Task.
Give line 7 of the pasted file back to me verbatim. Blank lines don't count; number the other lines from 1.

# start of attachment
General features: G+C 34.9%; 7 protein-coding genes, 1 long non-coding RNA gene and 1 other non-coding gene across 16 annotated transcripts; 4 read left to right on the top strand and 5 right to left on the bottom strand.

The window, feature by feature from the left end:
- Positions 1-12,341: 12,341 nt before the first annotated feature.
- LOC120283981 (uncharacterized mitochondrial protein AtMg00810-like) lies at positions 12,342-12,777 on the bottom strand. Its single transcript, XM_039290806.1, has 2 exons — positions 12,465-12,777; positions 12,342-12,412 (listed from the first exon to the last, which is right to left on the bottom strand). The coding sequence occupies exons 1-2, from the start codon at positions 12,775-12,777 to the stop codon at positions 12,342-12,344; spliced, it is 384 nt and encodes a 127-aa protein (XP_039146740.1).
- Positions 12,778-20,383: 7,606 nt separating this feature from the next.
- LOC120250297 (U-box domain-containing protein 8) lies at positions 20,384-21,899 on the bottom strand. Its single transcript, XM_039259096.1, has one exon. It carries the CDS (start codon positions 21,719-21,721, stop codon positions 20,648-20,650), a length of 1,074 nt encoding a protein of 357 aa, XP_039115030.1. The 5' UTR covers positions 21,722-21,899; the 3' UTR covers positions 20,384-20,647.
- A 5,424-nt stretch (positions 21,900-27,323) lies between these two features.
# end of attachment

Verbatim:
- A 5,424-nt stretch (positions 21,900-27,323) lies between these two features.